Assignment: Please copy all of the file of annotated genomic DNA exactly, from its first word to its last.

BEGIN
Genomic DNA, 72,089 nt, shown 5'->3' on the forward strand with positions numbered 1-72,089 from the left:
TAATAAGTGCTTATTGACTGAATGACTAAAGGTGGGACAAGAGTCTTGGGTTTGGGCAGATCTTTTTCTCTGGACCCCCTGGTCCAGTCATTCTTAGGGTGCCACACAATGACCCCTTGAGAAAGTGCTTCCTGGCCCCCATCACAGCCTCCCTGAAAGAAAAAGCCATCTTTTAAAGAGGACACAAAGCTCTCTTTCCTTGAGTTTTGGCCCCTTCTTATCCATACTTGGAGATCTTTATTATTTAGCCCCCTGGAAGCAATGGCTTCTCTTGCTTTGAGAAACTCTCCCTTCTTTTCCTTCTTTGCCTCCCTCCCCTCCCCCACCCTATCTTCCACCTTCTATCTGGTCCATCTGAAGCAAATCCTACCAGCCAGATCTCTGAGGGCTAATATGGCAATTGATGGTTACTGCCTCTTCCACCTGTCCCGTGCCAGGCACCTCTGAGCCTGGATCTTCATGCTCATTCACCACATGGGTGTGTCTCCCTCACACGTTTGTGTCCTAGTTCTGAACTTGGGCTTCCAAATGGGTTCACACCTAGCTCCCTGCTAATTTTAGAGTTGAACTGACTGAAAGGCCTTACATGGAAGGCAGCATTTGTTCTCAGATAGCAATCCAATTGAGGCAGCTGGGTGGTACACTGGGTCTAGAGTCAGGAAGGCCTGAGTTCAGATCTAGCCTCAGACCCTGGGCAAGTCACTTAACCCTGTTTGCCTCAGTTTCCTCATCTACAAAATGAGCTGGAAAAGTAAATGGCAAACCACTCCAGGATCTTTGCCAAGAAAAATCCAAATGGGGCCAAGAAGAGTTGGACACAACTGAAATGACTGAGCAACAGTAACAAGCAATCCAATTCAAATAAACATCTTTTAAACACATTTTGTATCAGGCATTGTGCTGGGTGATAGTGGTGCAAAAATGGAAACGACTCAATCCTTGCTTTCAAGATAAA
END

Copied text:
Genomic DNA, 72,089 nt, shown 5'->3' on the forward strand with positions numbered 1-72,089 from the left:
TAATAAGTGCTTATTGACTGAATGACTAAAGGTGGGACAAGAGTCTTGGGTTTGGGCAGATCTTTTTCTCTGGACCCCCTGGTCCAGTCATTCTTAGGGTGCCACACAATGACCCCTTGAGAAAGTGCTTCCTGGCCCCCATCACAGCCTCCCTGAAAGAAAAAGCCATCTTTTAAAGAGGACACAAAGCTCTCTTTCCTTGAGTTTTGGCCCCTTCTTATCCATACTTGGAGATCTTTATTATTTAGCCCCCTGGAAGCAATGGCTTCTCTTGCTTTGAGAAACTCTCCCTTCTTTTCCTTCTTTGCCTCCCTCCCCTCCCCCACCCTATCTTCCACCTTCTATCTGGTCCATCTGAAGCAAATCCTACCAGCCAGATCTCTGAGGGCTAATATGGCAATTGATGGTTACTGCCTCTTCCACCTGTCCCGTGCCAGGCACCTCTGAGCCTGGATCTTCATGCTCATTCACCACATGGGTGTGTCTCCCTCACACGTTTGTGTCCTAGTTCTGAACTTGGGCTTCCAAATGGGTTCACACCTAGCTCCCTGCTAATTTTAGAGTTGAACTGACTGAAAGGCCTTACATGGAAGGCAGCATTTGTTCTCAGATAGCAATCCAATTGAGGCAGCTGGGTGGTACACTGGGTCTAGAGTCAGGAAGGCCTGAGTTCAGATCTAGCCTCAGACCCTGGGCAAGTCACTTAACCCTGTTTGCCTCAGTTTCCTCATCTACAAAATGAGCTGGAAAAGTAAATGGCAAACCACTCCAGGATCTTTGCCAAGAAAAATCCAAATGGGGCCAAGAAGAGTTGGACACAACTGAAATGACTGAGCAACAGTAACAAGCAATCCAATTCAAATAAACATCTTTTAAACACATTTTGTATCAGGCATTGTGCTGGGTGATAGTGGTGCAAAAATGGAAACGACTCAATCCTTGCTTTCAAGATAAA